Biz's growth curve in Asia eclipsed only by its learning curve
Empty"HIt's all predicated on forecasts of enormous growth for the entertainment and media sectors throughout the region. But navigating the often uncertain legal and cultural waterways of nations as diverse as India and China, or catering to myriad languages within just a few thousand square miles, are just a few of the challenges facing the executives charged with carrying out these missions.
Even one of the world's undisputed experts on Asia remarks casually, "I've only been in Asia for 20 years, so I'm still learning."
That would be Marcel Fenez, global managing partner of PricewaterhouseCoopers' entertainment and media practice. He was speaking at a presentation last week at CAA's Century City headquarters about a PwC report on India flush with facts and forecasts about the region.
Later, he spoke at length with The Hollywood Reporter about his many years in Asia, the changes he has seen and the still-fluid market environment into which the world's entertainment players are busy plunging flags.
The reality, he says, is that Asia and its multiplicity of cultures, languages, regulations and business practices represents a constant learning curve for even the most sophisticated.
"I arrived in Hong Kong for PwC in 1987, and I guess I've been working the media beat for most of that period," Fenez says. "And what amazes me is the fact that it's as challenging today to understand what's going on as it was 15 or 20 years ago. The regulations are very different market to market, and the consumer and the business environments are very different market to market."
At least the major Western companies have become sophisticated enough to appreciate that each territory has different needs and values. "The big media companies used to look at Asia as one region, but now they are separating it," the dapper U.K.-born exec says. "You can't compare the Japanese consumer with say the Indian consumer; how could you possibly compare those?"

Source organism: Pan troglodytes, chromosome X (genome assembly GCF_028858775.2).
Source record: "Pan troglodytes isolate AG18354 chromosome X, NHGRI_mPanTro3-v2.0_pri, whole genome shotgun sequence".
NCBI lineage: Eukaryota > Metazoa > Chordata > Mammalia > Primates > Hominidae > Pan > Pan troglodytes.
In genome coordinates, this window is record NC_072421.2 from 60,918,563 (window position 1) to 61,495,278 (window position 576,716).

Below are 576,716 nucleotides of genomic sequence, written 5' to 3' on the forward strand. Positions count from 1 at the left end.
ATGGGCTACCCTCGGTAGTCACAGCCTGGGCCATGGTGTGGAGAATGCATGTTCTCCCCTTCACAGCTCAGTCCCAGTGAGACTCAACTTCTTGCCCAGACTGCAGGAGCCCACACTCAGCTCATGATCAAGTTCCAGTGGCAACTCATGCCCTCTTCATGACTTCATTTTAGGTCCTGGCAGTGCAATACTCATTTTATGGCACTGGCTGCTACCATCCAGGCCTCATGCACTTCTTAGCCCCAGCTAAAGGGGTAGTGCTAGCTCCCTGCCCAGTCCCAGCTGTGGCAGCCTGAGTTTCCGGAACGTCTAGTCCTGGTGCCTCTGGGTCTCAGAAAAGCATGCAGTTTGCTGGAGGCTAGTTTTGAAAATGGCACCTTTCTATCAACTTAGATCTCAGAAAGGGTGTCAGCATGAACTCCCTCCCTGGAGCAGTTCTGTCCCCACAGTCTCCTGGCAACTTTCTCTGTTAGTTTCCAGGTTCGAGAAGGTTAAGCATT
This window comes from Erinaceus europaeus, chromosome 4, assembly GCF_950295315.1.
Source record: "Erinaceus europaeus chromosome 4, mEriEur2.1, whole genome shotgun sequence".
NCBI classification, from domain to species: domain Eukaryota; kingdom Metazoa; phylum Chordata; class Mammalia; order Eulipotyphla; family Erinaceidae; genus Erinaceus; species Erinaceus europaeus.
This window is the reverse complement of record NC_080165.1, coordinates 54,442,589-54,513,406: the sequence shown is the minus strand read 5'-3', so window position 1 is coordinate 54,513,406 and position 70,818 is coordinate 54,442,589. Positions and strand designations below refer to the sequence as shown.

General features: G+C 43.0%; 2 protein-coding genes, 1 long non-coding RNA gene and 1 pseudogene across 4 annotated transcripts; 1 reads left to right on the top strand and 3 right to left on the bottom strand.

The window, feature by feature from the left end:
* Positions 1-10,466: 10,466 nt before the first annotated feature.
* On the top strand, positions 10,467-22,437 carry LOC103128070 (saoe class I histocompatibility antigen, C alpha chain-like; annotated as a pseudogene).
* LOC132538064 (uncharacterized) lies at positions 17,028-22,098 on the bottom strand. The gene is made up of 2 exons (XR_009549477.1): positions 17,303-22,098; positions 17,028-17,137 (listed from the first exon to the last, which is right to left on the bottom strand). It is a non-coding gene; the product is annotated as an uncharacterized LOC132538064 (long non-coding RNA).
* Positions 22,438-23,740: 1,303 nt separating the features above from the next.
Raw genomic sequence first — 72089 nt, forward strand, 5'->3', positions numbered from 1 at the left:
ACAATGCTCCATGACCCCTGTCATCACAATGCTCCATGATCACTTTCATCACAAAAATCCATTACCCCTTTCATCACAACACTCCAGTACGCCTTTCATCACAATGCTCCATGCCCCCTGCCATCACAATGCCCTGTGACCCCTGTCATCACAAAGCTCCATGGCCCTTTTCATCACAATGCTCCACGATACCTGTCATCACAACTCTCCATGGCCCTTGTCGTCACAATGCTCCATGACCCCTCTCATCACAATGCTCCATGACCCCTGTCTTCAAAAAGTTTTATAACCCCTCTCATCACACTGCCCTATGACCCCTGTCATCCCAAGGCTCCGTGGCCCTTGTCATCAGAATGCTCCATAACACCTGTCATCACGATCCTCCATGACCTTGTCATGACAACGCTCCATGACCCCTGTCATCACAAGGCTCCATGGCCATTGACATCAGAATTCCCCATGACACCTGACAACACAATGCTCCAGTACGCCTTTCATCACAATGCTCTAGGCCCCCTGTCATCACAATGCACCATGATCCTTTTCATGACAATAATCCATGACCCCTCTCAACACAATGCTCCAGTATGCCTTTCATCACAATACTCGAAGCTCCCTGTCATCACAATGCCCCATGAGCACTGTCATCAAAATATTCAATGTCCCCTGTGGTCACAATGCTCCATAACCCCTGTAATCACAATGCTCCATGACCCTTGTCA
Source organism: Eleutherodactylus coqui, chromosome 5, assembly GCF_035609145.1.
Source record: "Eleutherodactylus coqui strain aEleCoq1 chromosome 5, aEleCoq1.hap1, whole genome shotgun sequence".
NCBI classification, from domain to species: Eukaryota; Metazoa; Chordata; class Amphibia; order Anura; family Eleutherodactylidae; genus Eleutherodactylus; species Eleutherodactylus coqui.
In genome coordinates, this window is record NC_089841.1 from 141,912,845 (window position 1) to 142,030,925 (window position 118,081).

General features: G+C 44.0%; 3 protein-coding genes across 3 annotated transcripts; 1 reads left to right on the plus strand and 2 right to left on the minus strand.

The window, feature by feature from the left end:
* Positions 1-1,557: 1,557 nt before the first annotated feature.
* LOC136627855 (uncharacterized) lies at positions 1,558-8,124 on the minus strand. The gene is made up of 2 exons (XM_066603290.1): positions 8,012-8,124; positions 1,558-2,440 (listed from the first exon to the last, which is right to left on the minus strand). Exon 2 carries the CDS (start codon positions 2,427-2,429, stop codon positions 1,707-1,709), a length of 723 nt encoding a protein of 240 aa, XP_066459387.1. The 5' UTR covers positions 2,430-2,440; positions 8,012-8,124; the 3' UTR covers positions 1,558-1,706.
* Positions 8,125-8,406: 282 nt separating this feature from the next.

Now the bigger players are beginning to operate through regional hubs responsible for their own particular areas — as opposed to single Asian headquarters.
The number of countries and cultures entering the media mix will continue to escalate, Fenez says. "The talk over the past 18 months has been about the BRIC countries (Brazil, Russia, India, China), but coming behind that will be Vietnam, Indonesia, and we may see the Philippines and Pakistan emerging," he says.
And then there's China, a "sensitive" environment that presents unique challenges all its own but offers huge business potential.
Culturally, it can be strewn with hazards.
"One of the worst things is to make a big deal out of the fact that you are in China because we have seen that having a major presence can sometimes backfire," Fenez says. "It's better just to keep it lower key. If the Chinese want to make a big deal about a business launch, they will."
India also is offering investment opportunities as its broadcast sector continues to explode — and with direct-to-home delivery growing faster than any other sector, Fenez says, the future for investment in broadcast is bright.
On the film side, though only about 4% of movies seen are Western, there are opportunities for co-productions to make movies for local consumption. One such example was "Amal," the opening film at the recent Indian Film Festival of Los Angeles. It was a Canadian production lensed in New Delhi. Warner Bros Pictures India's second Bollywood co-production, "Saas Bahu Aur Sensex," will premiere in September.
But is the road to Asia going to be all sweetness and light? Hardly, Fenez says. "Anyone who has been in Asia for 20 years realizes that there are many bumps in the road, many detours and many hiccups on the journey."
Steve Brennan can be reached at steve.brennan@THR.com.